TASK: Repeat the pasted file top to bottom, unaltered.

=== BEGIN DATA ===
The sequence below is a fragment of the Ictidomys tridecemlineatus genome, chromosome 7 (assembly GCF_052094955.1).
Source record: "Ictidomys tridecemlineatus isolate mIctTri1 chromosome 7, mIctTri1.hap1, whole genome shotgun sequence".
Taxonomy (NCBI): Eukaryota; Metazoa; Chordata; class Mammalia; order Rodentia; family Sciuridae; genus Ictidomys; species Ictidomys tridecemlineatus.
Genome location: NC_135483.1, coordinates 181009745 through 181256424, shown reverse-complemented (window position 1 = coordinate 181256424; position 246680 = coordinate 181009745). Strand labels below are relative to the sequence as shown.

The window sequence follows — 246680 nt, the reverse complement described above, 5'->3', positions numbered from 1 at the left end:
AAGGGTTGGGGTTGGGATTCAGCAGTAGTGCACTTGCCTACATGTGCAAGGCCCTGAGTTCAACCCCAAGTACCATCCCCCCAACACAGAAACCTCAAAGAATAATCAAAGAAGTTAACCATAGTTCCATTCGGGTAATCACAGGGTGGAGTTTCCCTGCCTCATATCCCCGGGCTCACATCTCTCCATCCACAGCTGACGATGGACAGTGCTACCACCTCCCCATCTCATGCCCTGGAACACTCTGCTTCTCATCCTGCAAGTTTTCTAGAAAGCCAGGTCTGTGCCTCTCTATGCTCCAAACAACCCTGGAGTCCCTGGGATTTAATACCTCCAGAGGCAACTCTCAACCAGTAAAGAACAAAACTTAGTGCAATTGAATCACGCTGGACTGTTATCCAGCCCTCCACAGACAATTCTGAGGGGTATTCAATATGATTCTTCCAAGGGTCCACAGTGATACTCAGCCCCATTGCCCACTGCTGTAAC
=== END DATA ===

The sequence below is a fragment of the Ictidomys tridecemlineatus genome, chromosome 7 (assembly GCF_052094955.1).
Source record: "Ictidomys tridecemlineatus isolate mIctTri1 chromosome 7, mIctTri1.hap1, whole genome shotgun sequence".
Taxonomy (NCBI): Eukaryota; Metazoa; Chordata; class Mammalia; order Rodentia; family Sciuridae; genus Ictidomys; species Ictidomys tridecemlineatus.
Genome location: NC_135483.1, coordinates 181009745 through 181256424, shown reverse-complemented (window position 1 = coordinate 181256424; position 246680 = coordinate 181009745). Strand labels below are relative to the sequence as shown.

The window sequence follows — 246680 nt, the reverse complement described above, 5'->3', positions numbered from 1 at the left end:
AAGGGTTGGGGTTGGGATTCAGCAGTAGTGCACTTGCCTACATGTGCAAGGCCCTGAGTTCAACCCCAAGTACCATCCCCCCAACACAGAAACCTCAAAGAATAATCAAAGAAGTTAACCATAGTTCCATTCGGGTAATCACAGGGTGGAGTTTCCCTGCCTCATATCCCCGGGCTCACATCTCTCCATCCACAGCTGACGATGGACAGTGCTACCACCTCCCCATCTCATGCCCTGGAACACTCTGCTTCTCATCCTGCAAGTTTTCTAGAAAGCCAGGTCTGTGCCTCTCTATGCTCCAAACAACCCTGGAGTCCCTGGGATTTAATACCTCCAGAGGCAACTCTCAACCAGTAAAGAACAAAACTTAGTGCAATTGAATCACGCTGGACTGTTATCCAGCCCTCCACAGACAATTCTGAGGGGTATTCAATATGATTCTTCCAAGGGTCCACAGTGATACTCAGCCCCATTGCCCACTGCTGTAAC